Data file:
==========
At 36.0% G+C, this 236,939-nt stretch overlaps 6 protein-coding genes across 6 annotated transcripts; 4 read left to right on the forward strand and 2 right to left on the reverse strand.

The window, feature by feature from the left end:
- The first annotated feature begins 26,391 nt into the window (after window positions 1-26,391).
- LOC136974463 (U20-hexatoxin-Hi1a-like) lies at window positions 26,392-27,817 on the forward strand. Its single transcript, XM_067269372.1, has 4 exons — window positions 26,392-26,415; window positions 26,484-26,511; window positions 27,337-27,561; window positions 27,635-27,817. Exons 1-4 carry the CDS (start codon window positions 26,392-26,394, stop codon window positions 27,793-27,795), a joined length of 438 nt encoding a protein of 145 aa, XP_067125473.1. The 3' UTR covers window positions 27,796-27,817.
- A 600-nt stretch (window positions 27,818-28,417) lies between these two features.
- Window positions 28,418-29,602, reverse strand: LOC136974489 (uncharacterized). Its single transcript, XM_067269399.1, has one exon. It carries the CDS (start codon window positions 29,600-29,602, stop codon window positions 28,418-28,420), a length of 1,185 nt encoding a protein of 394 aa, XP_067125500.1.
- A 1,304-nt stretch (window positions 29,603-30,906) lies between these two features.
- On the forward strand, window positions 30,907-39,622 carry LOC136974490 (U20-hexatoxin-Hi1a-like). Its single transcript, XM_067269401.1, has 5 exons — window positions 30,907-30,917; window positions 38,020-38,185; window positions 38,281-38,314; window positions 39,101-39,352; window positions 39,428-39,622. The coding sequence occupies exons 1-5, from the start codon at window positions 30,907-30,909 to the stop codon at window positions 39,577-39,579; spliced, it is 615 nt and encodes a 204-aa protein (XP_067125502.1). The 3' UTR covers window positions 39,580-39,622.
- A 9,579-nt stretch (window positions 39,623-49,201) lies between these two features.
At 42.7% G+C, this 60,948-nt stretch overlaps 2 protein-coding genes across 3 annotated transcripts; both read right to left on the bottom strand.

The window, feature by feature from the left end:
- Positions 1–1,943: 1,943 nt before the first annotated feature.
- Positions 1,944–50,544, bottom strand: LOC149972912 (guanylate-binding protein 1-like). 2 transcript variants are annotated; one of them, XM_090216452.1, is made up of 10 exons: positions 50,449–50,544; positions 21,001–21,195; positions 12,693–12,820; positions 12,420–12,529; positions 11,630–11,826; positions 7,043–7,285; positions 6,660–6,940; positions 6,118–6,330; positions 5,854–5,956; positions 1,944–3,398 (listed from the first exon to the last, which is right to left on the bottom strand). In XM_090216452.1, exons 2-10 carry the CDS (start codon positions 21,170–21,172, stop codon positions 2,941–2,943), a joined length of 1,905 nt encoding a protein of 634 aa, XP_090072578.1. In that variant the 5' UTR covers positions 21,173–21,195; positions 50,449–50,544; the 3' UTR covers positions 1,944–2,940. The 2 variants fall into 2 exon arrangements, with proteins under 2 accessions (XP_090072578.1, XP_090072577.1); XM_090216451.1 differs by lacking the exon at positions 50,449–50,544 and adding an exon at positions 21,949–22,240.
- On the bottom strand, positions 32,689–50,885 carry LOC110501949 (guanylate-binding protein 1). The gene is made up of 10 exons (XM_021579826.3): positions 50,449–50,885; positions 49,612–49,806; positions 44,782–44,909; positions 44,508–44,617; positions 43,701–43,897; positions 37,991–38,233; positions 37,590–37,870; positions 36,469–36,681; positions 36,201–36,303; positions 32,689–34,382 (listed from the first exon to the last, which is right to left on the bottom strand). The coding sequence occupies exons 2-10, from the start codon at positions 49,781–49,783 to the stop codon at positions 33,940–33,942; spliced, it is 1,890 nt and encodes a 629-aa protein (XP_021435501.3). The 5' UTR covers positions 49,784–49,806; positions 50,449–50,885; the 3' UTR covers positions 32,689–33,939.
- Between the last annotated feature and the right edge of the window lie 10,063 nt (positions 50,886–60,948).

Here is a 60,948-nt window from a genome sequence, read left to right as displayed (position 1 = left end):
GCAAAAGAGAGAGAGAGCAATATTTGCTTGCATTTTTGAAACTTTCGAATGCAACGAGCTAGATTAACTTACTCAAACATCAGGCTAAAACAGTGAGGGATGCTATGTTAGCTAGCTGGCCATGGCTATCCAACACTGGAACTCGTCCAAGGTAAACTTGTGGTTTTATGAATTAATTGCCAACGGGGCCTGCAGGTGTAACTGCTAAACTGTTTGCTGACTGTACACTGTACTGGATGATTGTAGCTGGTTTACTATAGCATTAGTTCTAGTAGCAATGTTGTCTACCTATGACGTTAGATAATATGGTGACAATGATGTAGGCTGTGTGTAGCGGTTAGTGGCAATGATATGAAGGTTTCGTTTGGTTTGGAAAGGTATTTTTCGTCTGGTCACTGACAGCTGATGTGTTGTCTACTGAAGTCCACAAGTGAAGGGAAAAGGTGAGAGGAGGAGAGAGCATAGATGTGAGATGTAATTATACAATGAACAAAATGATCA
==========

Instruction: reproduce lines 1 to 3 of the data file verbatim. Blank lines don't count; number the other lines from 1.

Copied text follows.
At 36.0% G+C, this 236,939-nt stretch overlaps 6 protein-coding genes across 6 annotated transcripts; 4 read left to right on the forward strand and 2 right to left on the reverse strand.

The window, feature by feature from the left end:
- The first annotated feature begins 26,391 nt into the window (after window positions 1-26,391).